3 years ago

A multimechanistic antibody targeting the receptor binding site potently cross-protects against influenza B viruses.

Qingbing Zheng, Xingjian Bi, Guosong Wang, Zizheng Zheng, Hai Yu, Stephen F Anderson, Yixin Chen, Xiaoyang Cai, Minwei Zhang, Kunyu Yang, Svetlana Stegalkina, James Wai-Kuo Shih, Quan Yuan, Chenguang Shen, Wenxin Luo, Rui Li, Ningshao Xia, Timothy Alefantis, Honglin Chen, Limin Zhang, Mengya Zhang, Mujing Fang, Junyu Chen, Jun Zhang, Jing Chen, Harry Kleanthous, Jianli Cao
Influenza B virus causes considerable disease burden worldwide annually, highlighting the limitations of current influenza vaccines and antiviral drugs. In recent years, broadly neutralizing antibodies (bnAbs) against hemagglutinin (HA) have emerged as a new approach for combating influenza. We describe the generation and characterization of a chimeric monoclonal antibody, C12G6, that cross-neutralizes representative viruses spanning the 76 years of influenza B antigenic evolution since 1940, including viruses belonging to the Yamagata, Victoria, and earlier lineages. Notably, C12G6 exhibits broad cross-lineage hemagglutination inhibition activity against influenza B viruses and has higher potency and breadth of neutralization when compared to four previously reported influenza B bnAbs. In vivo, C12G6 confers stronger cross-protection against Yamagata and Victoria lineages of influenza B viruses in mice and ferrets than other bnAbs or the anti-influenza drug oseltamivir and has an additive antiviral effect when administered in combination with oseltamivir. Epitope mapping indicated that C12G6 targets a conserved epitope that overlaps with the receptor binding site in the HA region of influenza B virus, indicating why it neutralizes virus so potently. Mechanistic analyses revealed that C12G6 inhibits influenza B viruses via multiple mechanisms, including preventing viral entry, egress, and HA-mediated membrane fusion and triggering antibody-dependent cell-mediated cytotoxicity and complement-dependent cytotoxicity responses. C12G6 is therefore a promising candidate for the development of prophylactics or therapeutics against influenza B infection and may inform the design of a truly universal influenza vaccine.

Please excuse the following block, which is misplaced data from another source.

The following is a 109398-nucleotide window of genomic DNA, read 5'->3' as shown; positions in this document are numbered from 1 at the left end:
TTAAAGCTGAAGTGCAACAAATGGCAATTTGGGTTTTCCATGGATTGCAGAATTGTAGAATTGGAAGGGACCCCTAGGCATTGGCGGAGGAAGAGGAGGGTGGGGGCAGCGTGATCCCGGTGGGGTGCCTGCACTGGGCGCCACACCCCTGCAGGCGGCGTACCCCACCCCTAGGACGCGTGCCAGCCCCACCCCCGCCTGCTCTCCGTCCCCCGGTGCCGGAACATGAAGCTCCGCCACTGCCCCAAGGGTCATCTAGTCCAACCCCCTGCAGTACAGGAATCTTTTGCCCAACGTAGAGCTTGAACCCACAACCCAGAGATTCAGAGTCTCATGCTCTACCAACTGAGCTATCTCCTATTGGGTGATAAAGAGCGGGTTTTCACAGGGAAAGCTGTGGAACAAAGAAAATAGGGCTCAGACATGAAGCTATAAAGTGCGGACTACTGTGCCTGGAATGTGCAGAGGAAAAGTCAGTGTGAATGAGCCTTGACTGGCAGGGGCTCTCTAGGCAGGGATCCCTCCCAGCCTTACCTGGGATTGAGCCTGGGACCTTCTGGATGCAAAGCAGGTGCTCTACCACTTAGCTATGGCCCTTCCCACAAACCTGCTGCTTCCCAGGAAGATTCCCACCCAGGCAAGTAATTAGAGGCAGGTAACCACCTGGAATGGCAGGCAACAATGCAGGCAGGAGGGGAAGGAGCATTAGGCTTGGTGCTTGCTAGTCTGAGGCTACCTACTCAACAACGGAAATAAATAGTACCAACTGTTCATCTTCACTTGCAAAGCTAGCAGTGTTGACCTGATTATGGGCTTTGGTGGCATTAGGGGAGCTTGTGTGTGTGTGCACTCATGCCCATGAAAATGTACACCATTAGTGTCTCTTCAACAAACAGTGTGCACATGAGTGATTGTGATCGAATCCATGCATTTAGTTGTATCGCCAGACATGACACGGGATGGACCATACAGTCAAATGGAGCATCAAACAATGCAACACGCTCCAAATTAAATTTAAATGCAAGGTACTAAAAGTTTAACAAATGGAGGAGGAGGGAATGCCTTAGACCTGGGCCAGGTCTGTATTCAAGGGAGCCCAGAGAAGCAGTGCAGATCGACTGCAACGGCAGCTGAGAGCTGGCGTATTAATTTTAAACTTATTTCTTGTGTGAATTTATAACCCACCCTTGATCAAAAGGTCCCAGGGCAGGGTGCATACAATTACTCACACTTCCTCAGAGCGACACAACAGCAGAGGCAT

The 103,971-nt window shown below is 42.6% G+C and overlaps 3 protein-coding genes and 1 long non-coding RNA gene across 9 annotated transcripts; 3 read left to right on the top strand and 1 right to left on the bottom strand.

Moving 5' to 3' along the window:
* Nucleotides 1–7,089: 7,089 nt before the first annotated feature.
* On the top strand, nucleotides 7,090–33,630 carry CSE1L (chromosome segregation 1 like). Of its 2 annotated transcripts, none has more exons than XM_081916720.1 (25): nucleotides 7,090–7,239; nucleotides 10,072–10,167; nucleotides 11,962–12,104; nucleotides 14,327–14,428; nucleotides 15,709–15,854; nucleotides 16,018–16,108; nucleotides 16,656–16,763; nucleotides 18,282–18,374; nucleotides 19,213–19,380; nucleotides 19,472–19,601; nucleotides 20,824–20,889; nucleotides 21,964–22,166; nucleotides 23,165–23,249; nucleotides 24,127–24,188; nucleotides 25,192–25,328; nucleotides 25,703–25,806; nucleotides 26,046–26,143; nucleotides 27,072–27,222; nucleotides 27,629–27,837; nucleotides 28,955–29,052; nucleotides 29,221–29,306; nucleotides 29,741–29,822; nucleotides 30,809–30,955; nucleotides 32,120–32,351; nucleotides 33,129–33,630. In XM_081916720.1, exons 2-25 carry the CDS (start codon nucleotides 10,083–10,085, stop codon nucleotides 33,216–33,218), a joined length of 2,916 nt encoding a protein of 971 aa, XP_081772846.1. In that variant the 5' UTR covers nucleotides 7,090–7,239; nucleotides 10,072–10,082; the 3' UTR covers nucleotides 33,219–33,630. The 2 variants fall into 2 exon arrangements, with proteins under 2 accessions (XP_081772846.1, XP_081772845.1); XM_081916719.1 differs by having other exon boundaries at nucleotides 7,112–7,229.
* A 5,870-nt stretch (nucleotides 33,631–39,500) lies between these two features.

Publisher URL: http://doi.org/10.1126/scitranslmed.aam5752

DOI: 10.1126/scitranslmed.aam5752

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